In the city of Middletown, Ohio, the once proud home of the Mighty Middletown Middies, the Paul Sorg paper company, AK Steel, and NFL star Cris Carter, what remains is a disaster of a city that's been plagued by drug addiction and the loss of industry.
Thirty years ago the city was a popular hotspot in the region with high paying jobs and a booming manufacturing industry. A steel town that took care of it's own people. A promising place to raise a family with new homes sprouting up as fast as they could be built.
In 2017 however it's a ghost town that looks similar to Detroit. Boarded up homes fill the streets. Graffiti and gang violence continue to spread across the one proud town. The infrastructure has decayed to the point of no return.
The city is bankrupt, with more citizens on section 8 housing and welfare than there are even paying local taxes. The high paying jobs are for the most part gone, as the manufacturing industry has outsourced across the globe and the factories have closed.
However since shortly after the war in Afghanistan the city has faced an even larger problem, heroin.
The Heroin epidemic has hit Middletown harder than most anywhere in the country. There are thousands of overdoses annually with several addicts dying per week. The crime is beyond imaginable as drug addicts will steal , rob, cheat; and do whatever is necessary to get their next fix.
The city can no longer afford to take care of their own. The fire and police departments are struggling along with emergency medical responders to even manage the addictions and crime and overdoses. The city jail stays full of addicts and drug dealers.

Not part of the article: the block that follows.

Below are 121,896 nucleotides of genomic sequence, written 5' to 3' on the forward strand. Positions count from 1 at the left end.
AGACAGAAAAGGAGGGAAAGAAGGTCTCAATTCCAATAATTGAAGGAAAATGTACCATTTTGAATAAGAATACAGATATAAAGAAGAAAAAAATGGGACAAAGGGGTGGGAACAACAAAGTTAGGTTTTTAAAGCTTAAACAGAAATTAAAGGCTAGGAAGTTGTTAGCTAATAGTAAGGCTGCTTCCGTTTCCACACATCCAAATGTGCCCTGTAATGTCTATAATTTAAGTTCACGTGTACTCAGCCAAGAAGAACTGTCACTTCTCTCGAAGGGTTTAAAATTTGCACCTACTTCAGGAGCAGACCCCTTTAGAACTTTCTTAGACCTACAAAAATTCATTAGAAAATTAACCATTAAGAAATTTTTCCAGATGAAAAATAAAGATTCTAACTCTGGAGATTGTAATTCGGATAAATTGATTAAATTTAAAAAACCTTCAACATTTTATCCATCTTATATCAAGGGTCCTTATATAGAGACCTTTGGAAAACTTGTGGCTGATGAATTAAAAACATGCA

Narcan, the expensive medication that can counter an overdose is carried by every law enforcement agent and first responder in the city due to the high number of overdoses. The city simply cannot continue to afford to curb the crime and drug overdoses.
The intense anguish over the amount of money and public safety services being devoted to drug overdoses led to one Middletown, Ohio, city council member asking if it was possible for the city to not respond to such calls.
He said, “the city needs to think outside the box”. Middletown City Council member Dan Picard called for EMS to not respond to overdose calls.
He used the equation that people who have cancer don’t get free chemotherapy, nor do people having heart attacks get a free heart bypass in an EMS run, Picard asked if there was a law that requires the city to respond to overdose calls.
The city is on pace to spend $100,000 for Narcan when it was budgeted $10,000 for the entire year, according to City Manager Doug Adkins. This is how bad the Heroin Epidemic is in the city of Middletown and all across the region now.
Is there a solution to this problem? It certainly doesn't seem like there's one in site. The entire Midwest and Ohio especially is suffering financially and emotionally as more people are killed via Heroin overdoses than by gun violence.